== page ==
Evolution Live Casino Hold’em

Bonus Bet – Winning hands are paid using the first five cards only, regardless of winning or losing the main hand. RTP is lower, 93.74%, as opposed to 97.84% for the main game. Again, this is the Aces or Better side bet with the standard payouts.

Jumbo 7 Jackpot – This game has a progressive jackpot that is quite large, and you can win it only if you have an active side bet on the Jumbo 7 Jackpot. The progressive jackpot is won when there’s a 7-card straight flush. There are also smaller payouts for other hands—the jackpot size for November 23, 2023 is currently £4,645,944.

Can you learn Texas Hold’em by playing Casino Hold’em?

Casino Hold’em was invented by Stephen Au Yeung, a guy who wanted his girlfriend to learn the rules of Texas Hold’em without the need to play a full game of poker. So, he came up with a game to learn the hand rankings through a simple two-handed game.

You will not, however, learn anything about real poker play, as there’s no bluffing and pressuring involved, no positions, no stealing of blinds, and no strategies for going far in tournaments.

The skills used in these two poker variants are not interchangeable. You’ll ruin your Casino Hold’em game if you play Texas Hold’em, and vice versa. The hand rankings are the only things the games have in common.

Conclusion

Live Casino Hold’em is a fun game that doesn’t have a significant house edge, and you can develop some strategies to be good at it.

The game is often overlooked but decent if you know poker hand rankings.

Casino Hold’em is like video poker but with an opponent.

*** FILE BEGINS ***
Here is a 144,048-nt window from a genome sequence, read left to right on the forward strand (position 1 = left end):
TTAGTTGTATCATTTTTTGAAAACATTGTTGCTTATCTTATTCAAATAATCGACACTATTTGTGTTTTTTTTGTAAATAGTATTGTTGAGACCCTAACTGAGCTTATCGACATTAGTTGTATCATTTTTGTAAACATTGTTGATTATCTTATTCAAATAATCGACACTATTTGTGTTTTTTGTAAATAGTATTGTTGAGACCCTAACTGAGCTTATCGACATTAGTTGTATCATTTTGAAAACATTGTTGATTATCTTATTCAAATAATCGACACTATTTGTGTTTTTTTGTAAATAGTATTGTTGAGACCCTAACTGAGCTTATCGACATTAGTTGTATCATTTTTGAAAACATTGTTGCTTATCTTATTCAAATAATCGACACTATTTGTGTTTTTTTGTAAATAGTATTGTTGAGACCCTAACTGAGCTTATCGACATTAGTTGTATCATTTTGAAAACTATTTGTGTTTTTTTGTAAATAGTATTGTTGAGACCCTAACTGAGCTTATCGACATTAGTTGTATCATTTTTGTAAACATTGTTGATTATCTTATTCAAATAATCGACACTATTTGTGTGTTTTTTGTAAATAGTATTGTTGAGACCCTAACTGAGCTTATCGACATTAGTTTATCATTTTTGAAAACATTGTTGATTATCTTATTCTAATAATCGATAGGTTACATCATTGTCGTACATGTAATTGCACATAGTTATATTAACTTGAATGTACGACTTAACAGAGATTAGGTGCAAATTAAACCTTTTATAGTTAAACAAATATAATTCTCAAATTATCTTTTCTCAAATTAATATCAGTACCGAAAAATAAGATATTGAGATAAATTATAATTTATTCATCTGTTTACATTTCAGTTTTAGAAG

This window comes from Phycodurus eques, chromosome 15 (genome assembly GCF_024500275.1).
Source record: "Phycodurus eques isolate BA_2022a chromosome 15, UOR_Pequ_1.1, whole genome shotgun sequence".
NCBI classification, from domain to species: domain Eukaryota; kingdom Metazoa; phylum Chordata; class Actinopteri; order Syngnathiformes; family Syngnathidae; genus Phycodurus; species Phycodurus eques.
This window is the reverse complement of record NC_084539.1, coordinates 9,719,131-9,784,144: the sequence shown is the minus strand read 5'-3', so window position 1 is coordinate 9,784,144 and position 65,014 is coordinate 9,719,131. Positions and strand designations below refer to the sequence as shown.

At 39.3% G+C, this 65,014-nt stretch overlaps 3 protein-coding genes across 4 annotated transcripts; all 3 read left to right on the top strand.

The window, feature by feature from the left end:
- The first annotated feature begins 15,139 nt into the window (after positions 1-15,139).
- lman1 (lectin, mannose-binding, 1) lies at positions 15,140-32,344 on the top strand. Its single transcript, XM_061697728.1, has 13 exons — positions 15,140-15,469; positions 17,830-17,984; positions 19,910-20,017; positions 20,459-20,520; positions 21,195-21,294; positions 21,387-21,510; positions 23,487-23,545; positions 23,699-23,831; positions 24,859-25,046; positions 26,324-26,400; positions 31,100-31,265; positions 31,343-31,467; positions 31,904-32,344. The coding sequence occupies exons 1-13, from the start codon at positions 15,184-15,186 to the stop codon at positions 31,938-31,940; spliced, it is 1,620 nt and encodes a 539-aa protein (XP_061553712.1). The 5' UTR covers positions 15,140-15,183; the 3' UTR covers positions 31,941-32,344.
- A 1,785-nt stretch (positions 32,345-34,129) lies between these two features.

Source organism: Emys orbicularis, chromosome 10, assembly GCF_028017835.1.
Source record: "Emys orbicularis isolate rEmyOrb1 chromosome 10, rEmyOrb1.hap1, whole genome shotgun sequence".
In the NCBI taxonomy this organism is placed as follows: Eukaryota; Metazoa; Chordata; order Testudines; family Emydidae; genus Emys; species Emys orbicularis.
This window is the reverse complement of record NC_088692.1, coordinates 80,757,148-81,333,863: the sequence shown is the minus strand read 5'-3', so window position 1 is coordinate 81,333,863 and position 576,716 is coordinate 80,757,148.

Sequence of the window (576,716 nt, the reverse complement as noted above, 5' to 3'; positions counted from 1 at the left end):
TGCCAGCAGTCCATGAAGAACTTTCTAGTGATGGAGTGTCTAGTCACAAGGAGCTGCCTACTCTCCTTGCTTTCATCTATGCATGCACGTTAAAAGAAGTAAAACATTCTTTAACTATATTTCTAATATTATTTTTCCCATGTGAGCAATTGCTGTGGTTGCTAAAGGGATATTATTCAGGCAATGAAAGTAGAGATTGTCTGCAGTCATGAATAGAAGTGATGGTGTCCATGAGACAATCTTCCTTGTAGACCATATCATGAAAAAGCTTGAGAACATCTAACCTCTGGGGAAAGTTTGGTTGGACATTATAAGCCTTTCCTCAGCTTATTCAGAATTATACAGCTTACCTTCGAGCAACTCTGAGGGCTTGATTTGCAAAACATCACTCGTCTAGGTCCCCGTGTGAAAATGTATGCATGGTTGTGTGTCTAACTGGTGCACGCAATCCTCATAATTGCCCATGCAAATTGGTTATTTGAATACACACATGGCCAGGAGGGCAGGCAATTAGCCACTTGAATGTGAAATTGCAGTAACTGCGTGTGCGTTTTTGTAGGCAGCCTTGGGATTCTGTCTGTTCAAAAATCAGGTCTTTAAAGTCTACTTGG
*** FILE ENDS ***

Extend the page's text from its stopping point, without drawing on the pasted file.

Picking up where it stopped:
The only way to find out if you like the game is to try it out.

This one could be the variant you stick to – give it a go.

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About Neil’s Casino Comparer Reviews

I have tried to be objective and consistent with all my live casino reviews. Hopefully, they will strike a chord with you, but I thought it might be helpful to explain the criteria I use to mark each of the casinos. Hopefully, the categories and explanations make sense.

Playability – What is the overall impression of the casino? Did I have a good time? are the dealers nice and chatty and is everything easy to understand? Does it have a good set of games and is there a comprehensive set of betting options? Are high stakes players taken care of?

Software – What is the software like to use and does it integrate well with the rest of the casino?. Are the images clear and is the video streaming fast? Have they taken more than the default shared tables? Is it available on mobile?

Payment Options – Does the casino have a good variety of payment options? Do they payout quickly and on time?

Security – How good is the reputation of the casino amongst other players? Do they hold a valid gaming license? Are they transparent about the security measures they have in place? Are they regularly audited? Do they publish this information?

Support – Do they have multiple methods for communication with me? Is support available 24×7? Do they have instant chat and are they quick to respond? Are they able to help me immediately? Do they have an online FAQ and self-help library? Are the support people knowledgeable about the product I’m playing?

Bonuses – Do they have bonuses?. How strict are the wagering requirements? Do they offer repeat bonuses?. Do they offer loyalty points and can they be redeemed for cash or playing credits?

After all that, would I play there regularly?